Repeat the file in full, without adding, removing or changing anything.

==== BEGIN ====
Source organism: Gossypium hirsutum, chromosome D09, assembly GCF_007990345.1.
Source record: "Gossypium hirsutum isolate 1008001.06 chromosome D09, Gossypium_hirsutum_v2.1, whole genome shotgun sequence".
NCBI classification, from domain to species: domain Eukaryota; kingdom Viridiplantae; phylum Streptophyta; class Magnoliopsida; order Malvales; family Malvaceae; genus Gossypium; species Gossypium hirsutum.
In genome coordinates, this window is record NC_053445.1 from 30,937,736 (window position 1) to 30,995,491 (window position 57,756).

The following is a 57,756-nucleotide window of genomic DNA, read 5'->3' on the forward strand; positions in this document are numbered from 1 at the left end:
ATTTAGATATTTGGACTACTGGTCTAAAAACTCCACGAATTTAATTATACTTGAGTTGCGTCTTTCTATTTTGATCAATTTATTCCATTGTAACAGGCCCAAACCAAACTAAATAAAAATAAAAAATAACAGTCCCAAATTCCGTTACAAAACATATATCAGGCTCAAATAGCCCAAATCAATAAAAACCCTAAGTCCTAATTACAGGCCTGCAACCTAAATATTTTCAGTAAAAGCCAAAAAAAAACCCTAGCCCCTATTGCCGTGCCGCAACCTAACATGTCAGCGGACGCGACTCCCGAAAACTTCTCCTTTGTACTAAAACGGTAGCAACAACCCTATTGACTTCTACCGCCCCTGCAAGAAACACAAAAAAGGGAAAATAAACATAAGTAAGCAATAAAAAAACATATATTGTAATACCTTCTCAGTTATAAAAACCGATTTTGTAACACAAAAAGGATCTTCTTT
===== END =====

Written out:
Source organism: Gossypium hirsutum, chromosome D09, assembly GCF_007990345.1.
Source record: "Gossypium hirsutum isolate 1008001.06 chromosome D09, Gossypium_hirsutum_v2.1, whole genome shotgun sequence".
NCBI classification, from domain to species: domain Eukaryota; kingdom Viridiplantae; phylum Streptophyta; class Magnoliopsida; order Malvales; family Malvaceae; genus Gossypium; species Gossypium hirsutum.
In genome coordinates, this window is record NC_053445.1 from 30,937,736 (window position 1) to 30,995,491 (window position 57,756).

The following is a 57,756-nucleotide window of genomic DNA, read 5'->3' on the forward strand; positions in this document are numbered from 1 at the left end:
ATTTAGATATTTGGACTACTGGTCTAAAAACTCCACGAATTTAATTATACTTGAGTTGCGTCTTTCTATTTTGATCAATTTATTCCATTGTAACAGGCCCAAACCAAACTAAATAAAAATAAAAAATAACAGTCCCAAATTCCGTTACAAAACATATATCAGGCTCAAATAGCCCAAATCAATAAAAACCCTAAGTCCTAATTACAGGCCTGCAACCTAAATATTTTCAGTAAAAGCCAAAAAAAAACCCTAGCCCCTATTGCCGTGCCGCAACCTAACATGTCAGCGGACGCGACTCCCGAAAACTTCTCCTTTGTACTAAAACGGTAGCAACAACCCTATTGACTTCTACCGCCCCTGCAAGAAACACAAAAAAGGGAAAATAAACATAAGTAAGCAATAAAAAAACATATATTGTAATACCTTCTCAGTTATAAAAACCGATTTTGTAACACAAAAAGGATCTTCTTT